“I am happy to report that the NIS representatives on the BBCI board have been pushing for the NIS to receive the return on this investment.  I anticipate that at least one of the Investments made by the NIS in the BBCI will be redeemed before the end of this year”, he disclosed.

He said he expected that in 2018 the board will spend a considerable amount of time on the investment portfolio of the NIS.

“It will be a two-step process, the first on the realignment of the portfolio with the Prudential Framework and then a relook at that framework to determine how it should be tweaked to meet the changing needs of the NIS”, he said.  Earlier in his presentation, the Chairman reprimanded staff on a number of areas.

He noted that  at the last anniversary he mentioned a case that was sitting on someone’s desk for years. “Thankfully after I mentioned that the case was resolved. But an NIS contributor should have never had to resort to the Board or its Chairman for their case to be resolved”, he declared.

He said that such a system  will inherently breed corruption and incompetence. He said it was  against this backdrop that he was giving other examples.

“What is (General Manager) Ms (Holly) Greaves to do when she finds that a senior employee has 1900+ unresolved  matters on their desk, and thinking that it could not get worse she discovers that over 600+ are over 1 year old. What should Ms Greaves do?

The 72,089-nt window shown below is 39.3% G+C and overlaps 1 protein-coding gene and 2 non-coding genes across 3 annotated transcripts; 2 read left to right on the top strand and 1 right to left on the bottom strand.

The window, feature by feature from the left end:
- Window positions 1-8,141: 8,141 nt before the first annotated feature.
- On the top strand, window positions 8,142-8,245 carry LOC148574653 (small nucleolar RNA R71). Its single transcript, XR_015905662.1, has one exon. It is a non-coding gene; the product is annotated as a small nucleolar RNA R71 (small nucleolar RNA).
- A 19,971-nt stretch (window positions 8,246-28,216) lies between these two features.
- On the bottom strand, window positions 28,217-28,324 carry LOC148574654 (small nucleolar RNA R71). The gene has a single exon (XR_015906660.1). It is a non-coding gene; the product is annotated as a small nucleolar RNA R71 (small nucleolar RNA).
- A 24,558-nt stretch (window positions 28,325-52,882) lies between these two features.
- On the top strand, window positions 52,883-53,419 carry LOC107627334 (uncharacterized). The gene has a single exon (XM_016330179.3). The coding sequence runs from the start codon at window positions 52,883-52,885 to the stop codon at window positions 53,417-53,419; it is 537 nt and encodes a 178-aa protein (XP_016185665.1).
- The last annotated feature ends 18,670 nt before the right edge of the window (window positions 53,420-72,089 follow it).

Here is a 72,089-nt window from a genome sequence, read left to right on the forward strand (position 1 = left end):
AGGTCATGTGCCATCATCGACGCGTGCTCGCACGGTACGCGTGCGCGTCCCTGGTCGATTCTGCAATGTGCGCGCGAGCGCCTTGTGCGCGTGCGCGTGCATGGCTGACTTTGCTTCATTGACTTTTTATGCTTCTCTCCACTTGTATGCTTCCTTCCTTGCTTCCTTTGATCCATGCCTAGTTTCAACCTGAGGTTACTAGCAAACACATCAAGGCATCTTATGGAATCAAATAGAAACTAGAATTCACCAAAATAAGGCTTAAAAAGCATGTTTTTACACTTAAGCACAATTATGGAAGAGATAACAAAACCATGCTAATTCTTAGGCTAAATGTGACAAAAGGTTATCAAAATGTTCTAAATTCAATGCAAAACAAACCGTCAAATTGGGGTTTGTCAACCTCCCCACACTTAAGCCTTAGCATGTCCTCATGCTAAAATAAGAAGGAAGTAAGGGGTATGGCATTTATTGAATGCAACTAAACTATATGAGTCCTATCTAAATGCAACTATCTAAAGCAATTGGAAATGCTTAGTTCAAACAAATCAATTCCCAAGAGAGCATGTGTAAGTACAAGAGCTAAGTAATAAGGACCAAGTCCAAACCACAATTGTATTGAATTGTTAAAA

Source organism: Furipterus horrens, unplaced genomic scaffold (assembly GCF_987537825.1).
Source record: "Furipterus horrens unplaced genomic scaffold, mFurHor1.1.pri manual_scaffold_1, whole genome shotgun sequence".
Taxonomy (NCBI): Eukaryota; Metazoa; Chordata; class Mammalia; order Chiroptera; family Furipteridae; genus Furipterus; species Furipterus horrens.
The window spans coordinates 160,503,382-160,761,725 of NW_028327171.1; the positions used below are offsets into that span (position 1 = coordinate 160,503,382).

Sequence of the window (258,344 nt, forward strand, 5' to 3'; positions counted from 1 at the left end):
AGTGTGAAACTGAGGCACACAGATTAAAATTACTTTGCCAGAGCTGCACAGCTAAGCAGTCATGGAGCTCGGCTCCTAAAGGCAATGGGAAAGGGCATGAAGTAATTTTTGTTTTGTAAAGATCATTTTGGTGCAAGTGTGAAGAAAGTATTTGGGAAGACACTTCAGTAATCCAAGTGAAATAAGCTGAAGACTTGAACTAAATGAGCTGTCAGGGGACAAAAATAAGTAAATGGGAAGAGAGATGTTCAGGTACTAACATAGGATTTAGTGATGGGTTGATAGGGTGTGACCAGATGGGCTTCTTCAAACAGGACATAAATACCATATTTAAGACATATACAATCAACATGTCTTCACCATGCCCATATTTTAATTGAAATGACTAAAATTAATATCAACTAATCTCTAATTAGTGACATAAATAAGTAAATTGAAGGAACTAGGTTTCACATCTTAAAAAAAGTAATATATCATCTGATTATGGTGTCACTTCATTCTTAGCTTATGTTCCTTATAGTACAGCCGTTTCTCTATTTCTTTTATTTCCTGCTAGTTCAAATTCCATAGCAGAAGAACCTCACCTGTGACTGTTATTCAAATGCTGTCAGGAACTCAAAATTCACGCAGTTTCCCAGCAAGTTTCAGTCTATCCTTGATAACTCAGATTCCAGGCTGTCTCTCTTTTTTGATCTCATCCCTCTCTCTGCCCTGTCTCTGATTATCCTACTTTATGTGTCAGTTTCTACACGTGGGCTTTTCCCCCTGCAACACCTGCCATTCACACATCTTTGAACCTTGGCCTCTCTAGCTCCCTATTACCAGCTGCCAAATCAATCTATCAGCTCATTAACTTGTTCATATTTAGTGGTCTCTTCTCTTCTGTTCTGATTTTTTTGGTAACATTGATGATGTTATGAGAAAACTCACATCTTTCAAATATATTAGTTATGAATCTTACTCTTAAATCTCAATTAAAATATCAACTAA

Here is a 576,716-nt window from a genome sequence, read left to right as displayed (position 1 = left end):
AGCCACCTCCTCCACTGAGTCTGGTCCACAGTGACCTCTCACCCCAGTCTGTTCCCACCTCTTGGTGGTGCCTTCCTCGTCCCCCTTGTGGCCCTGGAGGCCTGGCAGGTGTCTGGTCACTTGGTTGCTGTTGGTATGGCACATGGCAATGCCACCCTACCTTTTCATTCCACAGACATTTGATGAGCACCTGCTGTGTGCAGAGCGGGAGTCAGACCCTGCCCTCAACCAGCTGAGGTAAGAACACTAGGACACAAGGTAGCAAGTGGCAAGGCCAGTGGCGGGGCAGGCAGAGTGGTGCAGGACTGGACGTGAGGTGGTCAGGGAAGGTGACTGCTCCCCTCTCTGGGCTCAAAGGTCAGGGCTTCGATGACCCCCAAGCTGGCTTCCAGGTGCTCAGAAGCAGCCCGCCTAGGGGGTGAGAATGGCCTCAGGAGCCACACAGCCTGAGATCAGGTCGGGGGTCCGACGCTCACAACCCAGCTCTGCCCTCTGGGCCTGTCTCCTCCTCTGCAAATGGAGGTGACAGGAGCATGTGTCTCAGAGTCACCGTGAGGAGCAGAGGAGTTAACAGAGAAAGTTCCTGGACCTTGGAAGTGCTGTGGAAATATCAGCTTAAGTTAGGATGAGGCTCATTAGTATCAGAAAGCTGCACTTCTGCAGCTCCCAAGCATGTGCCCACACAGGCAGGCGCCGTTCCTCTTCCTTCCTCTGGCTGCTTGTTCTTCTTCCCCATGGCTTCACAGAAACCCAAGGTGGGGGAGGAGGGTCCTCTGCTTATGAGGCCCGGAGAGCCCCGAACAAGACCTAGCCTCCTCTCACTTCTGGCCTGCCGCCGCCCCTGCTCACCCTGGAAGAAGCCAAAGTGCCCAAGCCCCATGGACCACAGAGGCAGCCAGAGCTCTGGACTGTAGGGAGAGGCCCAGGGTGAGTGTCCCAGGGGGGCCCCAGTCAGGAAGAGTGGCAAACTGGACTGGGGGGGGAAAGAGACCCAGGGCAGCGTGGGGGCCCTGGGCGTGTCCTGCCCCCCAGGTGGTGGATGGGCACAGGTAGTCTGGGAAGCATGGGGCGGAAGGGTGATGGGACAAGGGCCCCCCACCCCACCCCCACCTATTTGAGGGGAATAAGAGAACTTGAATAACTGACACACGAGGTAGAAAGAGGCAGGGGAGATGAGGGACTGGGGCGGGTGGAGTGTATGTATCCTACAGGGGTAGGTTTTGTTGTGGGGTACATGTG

“What should the board do when it requests reports for many consecutive months and the employee fails to deliver

“What should the board do when repeatedly and I mean for almost a year asks a senior manager to provide a report that does not regurgitate data but actually analyses and makes recommendations on that data.

“Please help me understand this. What was management doing that a building owned by the NIS and in the capital city was allowed to decay to the point where it had been deemed unfit for use”, the Chairman queried.

The firm which audited the NIS in 2015 said that some of its buildings were in a dire state and its head office should be closed temporarily for repairs.